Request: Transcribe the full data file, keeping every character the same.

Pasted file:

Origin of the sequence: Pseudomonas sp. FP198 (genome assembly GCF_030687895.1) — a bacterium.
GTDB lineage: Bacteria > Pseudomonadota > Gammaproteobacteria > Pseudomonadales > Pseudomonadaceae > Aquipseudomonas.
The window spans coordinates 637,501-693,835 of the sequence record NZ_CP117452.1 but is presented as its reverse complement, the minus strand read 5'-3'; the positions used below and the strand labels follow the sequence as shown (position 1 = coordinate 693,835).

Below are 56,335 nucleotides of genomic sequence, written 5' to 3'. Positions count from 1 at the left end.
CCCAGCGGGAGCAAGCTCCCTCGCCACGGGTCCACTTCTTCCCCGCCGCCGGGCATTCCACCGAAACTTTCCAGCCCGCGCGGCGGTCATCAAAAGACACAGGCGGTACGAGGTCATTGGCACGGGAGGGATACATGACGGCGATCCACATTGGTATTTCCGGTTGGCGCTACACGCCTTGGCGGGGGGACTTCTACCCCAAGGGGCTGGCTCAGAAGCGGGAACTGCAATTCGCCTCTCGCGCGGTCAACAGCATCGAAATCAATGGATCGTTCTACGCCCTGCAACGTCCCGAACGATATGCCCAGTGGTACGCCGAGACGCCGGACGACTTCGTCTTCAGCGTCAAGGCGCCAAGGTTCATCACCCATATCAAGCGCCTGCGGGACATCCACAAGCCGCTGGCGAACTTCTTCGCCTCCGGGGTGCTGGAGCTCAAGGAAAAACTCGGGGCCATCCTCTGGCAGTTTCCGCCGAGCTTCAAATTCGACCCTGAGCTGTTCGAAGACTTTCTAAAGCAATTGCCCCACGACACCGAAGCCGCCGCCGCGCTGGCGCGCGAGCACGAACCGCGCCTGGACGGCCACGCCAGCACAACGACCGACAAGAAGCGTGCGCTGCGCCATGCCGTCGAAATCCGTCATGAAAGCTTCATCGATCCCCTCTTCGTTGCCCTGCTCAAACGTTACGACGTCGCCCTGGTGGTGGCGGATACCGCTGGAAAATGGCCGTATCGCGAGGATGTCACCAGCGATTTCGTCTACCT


Origin of the sequence: Pseudomonas sp. FP198 (genome assembly GCF_030687895.1) — a bacterium.
GTDB lineage: Bacteria > Pseudomonadota > Gammaproteobacteria > Pseudomonadales > Pseudomonadaceae > Aquipseudomonas.
The window spans coordinates 637,501-693,835 of the sequence record NZ_CP117452.1 but is presented as its reverse complement, the minus strand read 5'-3'; the positions used below and the strand labels follow the sequence as shown (position 1 = coordinate 693,835).

Below are 56,335 nucleotides of genomic sequence, written 5' to 3'. Positions count from 1 at the left end.
CCCAGCGGGAGCAAGCTCCCTCGCCACGGGTCCACTTCTTCCCCGCCGCCGGGCATTCCACCGAAACTTTCCAGCCCGCGCGGCGGTCATCAAAAGACACAGGCGGTACGAGGTCATTGGCACGGGAGGGATACATGACGGCGATCCACATTGGTATTTCCGGTTGGCGCTACACGCCTTGGCGGGGGGACTTCTACCCCAAGGGGCTGGCTCAGAAGCGGGAACTGCAATTCGCCTCTCGCGCGGTCAACAGCATCGAAATCAATGGATCGTTCTACGCCCTGCAACGTCCCGAACGATATGCCCAGTGGTACGCCGAGACGCCGGACGACTTCGTCTTCAGCGTCAAGGCGCCAAGGTTCATCACCCATATCAAGCGCCTGCGGGACATCCACAAGCCGCTGGCGAACTTCTTCGCCTCCGGGGTGCTGGAGCTCAAGGAAAAACTCGGGGCCATCCTCTGGCAGTTTCCGCCGAGCTTCAAATTCGACCCTGAGCTGTTCGAAGACTTTCTAAAGCAATTGCCCCACGACACCGAAGCCGCCGCCGCGCTGGCGCGCGAGCACGAACCGCGCCTGGACGGCCACGCCAGCACAACGACCGACAAGAAGCGTGCGCTGCGCCATGCCGTCGAAATCCGTCATGAAAGCTTCATCGATCCCCTCTTCGTTGCCCTGCTCAAACGTTACGACGTCGCCCTGGTGGTGGCGGATACCGCTGGAAAATGGCCGTATCGCGAGGATGTCACCAGCGATTTCGTCTACCT